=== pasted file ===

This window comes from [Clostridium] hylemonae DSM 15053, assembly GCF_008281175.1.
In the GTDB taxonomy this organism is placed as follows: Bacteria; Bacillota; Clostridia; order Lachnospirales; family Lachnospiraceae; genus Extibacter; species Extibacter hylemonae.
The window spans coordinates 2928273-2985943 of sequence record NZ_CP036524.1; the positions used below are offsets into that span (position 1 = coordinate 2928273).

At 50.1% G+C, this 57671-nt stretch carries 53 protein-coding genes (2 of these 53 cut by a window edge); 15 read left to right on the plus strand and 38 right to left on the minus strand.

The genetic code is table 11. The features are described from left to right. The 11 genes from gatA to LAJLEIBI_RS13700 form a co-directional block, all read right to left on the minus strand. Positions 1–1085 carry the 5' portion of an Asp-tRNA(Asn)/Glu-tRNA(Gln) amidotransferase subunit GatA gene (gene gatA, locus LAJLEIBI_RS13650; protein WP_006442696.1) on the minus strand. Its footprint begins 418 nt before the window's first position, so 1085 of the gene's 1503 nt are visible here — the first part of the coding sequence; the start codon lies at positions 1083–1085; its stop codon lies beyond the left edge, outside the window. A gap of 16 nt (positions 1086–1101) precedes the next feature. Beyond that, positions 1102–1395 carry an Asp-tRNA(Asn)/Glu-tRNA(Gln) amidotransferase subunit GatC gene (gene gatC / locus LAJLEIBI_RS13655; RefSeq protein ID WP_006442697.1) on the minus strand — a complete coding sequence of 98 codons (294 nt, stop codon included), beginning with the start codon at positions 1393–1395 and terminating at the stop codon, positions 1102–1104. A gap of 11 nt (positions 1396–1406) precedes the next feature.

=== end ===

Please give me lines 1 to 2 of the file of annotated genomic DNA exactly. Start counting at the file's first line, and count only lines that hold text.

This window comes from [Clostridium] hylemonae DSM 15053, assembly GCF_008281175.1.
In the GTDB taxonomy this organism is placed as follows: Bacteria; Bacillota; Clostridia; order Lachnospirales; family Lachnospiraceae; genus Extibacter; species Extibacter hylemonae.